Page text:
The perfectly curved bezel looks both elegant and masculine, although the cushion-shaped situation with its tall profile (unlike the sloped 1950 version) and directly lugs works in brilliant harmony with it. The PAM561 includes a fully polished case that’s not quite as impressive as exteriors with alternating finishings can be: it really is a polished mass of steel without any sharp angles, complicated corners and borders, or particularly fascinating details everywhere. It is that your bog-standard Luminor case that is attractive as a complete and in a glance, but not for its selfishly complicated intricacies.Of both minor details I would still point out which go beyond mere proportions, first is how the four corners of the midst instance are curved downwards, which carries the edges of the corners away and leaves them better match the curved dial and bezel. The second is that the profile of this crown shield – not something many would look at. Its bottom side is completely level to keep it as high above the wrist as you can (though occasionally, it does dig into the skin), while its upper part is angled upwards, towards the wearer. This, you do not necessarily realize even when looking at the watch at a small angle, but it does add more elegance to this over-60-year-old army design.Speaking of the part, oddly enough, Panerai chose to bring a fully satin-finished crown guard on the completely glossy case. This is not something which would stand out immediately at first appearance, but after spotted wasn’t something that I could really get used to within the few weeks with all the Panerai Luminor Base 8 Days Acciaio PAM561. This decorative element is sort of similar to an exaggerated spin on alternating finishing. I’ll state that, from afar, I discovered it possibly adds a higher quality appearance than that which the PAM561 would have experienced using a polished crown shield to go with the reflective instance. It is not a manufacturer or breaker of this aesthetics but rather something I think is somewhat strange at first, but finally, justified.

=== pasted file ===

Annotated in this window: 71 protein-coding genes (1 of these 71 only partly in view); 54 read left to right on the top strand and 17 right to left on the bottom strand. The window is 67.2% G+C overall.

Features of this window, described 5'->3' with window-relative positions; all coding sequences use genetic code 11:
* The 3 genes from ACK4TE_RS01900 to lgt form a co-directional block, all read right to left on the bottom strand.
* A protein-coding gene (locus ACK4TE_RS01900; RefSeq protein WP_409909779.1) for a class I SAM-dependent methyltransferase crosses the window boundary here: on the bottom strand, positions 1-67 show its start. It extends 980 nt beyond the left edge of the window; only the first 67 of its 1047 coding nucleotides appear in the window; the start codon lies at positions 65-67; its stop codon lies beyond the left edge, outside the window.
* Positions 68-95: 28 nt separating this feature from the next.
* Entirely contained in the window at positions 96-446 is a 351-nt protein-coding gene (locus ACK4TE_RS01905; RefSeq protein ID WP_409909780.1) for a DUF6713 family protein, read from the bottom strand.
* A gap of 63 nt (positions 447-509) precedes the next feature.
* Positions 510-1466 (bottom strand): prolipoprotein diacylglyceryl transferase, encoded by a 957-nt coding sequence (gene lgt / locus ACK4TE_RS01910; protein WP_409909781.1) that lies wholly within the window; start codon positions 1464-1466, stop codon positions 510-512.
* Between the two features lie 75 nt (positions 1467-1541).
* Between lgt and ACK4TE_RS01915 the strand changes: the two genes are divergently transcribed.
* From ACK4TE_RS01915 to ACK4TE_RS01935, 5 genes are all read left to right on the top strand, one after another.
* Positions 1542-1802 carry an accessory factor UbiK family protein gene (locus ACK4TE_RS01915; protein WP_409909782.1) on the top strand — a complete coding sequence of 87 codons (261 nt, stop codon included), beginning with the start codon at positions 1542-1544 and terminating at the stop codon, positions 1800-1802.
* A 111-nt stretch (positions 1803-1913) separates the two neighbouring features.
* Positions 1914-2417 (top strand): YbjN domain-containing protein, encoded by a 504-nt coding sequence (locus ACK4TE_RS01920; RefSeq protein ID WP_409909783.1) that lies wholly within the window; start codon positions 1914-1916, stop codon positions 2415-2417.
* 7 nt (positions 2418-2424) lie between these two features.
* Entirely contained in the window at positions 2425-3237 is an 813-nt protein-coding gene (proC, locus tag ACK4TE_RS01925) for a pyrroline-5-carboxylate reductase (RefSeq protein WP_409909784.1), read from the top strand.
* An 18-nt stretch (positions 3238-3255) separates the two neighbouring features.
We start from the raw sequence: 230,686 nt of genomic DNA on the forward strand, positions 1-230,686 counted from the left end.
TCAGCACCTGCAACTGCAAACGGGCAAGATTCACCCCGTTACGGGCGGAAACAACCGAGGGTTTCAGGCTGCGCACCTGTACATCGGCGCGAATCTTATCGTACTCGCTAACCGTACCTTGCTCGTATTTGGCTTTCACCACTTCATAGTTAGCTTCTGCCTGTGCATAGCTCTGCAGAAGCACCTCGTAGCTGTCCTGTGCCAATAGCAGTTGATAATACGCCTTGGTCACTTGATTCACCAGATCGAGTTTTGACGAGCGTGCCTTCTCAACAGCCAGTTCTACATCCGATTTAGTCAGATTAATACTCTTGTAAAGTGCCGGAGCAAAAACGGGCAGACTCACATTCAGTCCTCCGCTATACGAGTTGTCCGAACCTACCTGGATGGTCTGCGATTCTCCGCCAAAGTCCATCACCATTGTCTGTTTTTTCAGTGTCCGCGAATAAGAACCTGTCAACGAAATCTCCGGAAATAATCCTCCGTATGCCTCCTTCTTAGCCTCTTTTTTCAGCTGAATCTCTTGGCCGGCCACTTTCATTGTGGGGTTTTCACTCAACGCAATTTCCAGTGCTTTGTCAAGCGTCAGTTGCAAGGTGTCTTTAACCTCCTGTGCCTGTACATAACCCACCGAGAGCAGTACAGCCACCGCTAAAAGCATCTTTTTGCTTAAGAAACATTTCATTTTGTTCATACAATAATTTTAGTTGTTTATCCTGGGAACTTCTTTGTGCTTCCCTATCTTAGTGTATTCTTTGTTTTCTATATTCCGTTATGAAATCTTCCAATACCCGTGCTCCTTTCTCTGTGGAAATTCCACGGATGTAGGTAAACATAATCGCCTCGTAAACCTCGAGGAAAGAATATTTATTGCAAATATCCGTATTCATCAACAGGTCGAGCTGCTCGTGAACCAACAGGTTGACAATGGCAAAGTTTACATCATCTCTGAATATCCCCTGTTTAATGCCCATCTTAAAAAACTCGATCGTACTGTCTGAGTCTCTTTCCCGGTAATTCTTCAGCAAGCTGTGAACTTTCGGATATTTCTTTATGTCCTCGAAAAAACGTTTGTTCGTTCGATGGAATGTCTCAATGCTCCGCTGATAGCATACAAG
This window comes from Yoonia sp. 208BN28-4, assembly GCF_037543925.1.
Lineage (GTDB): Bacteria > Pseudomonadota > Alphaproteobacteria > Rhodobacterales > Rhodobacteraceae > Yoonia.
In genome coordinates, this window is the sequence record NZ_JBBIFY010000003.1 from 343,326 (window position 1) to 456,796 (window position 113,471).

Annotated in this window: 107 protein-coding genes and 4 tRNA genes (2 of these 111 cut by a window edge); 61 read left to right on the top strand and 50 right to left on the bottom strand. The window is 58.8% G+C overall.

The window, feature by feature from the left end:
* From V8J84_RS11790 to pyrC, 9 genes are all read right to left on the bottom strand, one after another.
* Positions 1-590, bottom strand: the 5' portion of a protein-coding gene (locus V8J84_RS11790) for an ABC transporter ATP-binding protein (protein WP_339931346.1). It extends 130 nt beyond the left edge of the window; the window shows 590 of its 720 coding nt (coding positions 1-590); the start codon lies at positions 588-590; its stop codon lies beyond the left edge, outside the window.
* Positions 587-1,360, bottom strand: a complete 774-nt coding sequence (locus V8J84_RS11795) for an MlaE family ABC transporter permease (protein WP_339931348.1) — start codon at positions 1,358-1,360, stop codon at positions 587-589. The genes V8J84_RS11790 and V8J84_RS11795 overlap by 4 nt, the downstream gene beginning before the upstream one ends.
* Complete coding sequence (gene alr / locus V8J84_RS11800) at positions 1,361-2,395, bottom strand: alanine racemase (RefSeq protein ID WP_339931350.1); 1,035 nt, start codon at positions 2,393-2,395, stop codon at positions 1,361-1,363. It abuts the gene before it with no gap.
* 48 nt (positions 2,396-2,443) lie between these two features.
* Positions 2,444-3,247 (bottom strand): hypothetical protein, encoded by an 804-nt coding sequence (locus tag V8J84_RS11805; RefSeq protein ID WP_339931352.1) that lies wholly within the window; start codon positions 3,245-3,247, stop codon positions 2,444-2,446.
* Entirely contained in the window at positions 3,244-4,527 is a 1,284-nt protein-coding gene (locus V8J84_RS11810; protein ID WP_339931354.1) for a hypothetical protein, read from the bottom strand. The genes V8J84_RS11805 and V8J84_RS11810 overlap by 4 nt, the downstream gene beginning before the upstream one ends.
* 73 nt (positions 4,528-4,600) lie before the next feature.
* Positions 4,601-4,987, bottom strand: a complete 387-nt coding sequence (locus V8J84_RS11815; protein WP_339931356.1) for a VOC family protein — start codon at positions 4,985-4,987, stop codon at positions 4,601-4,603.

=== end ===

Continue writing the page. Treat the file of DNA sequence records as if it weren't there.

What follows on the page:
James Purdey & Sons is a British maker of handmade sporting guns that cost as much as a nice car; US$100,000 gets you a pretty basic rifle. A corporate sibling of Panerai in Swiss luxury conglomerate Richemont, Purdey has teamed up with the watchmaker several times on the Luminor Sealand watches, distinguished by hinged lids covered with gun engraving.
The latest is the Luminor 1950 Sealand 3 Days Automatic Acciaio, a series of watches depicting the “Big Five” game animals of African hunting: lion, elephant, Cape buffalo, leopard, and rhinoceros.
While not the only engraved timepieces Panerai offers – the range includes the Sealand engraved by Italian craftsmen and Radiomir Special Editions – the Purdey watches are especially finely finished.
Each watch is decorated by Purdey’s artisans in the same manner as its guns, with each watch taking a week to finish. The decoration starts with a temporary outline done in chalk, which is then traced with a burin, a sharp-tipped engraving tool.
Shading and depth is added by engraving fine parallel lines, while the rim of the lid is finished with a gold inlay in a motif inspired by African art.
The five share the same stainless steel Luminor 1950 case with the in-house P.9000 hand-wound movement inside.
Price and availability
Limited to 80 watches in total for the “Big Five”, each costs £20,500 taxes included, equivalent to US$25,500. They will be available starting November 17 at Purdey in London’s Mayfair or online.
The model references are as follows:
PAM00853 – African lion
PAM00854 – Leopard
PAM00855 – Cape buffalo
PAM00856 – African elephant
PAM00857 – Rhinoceros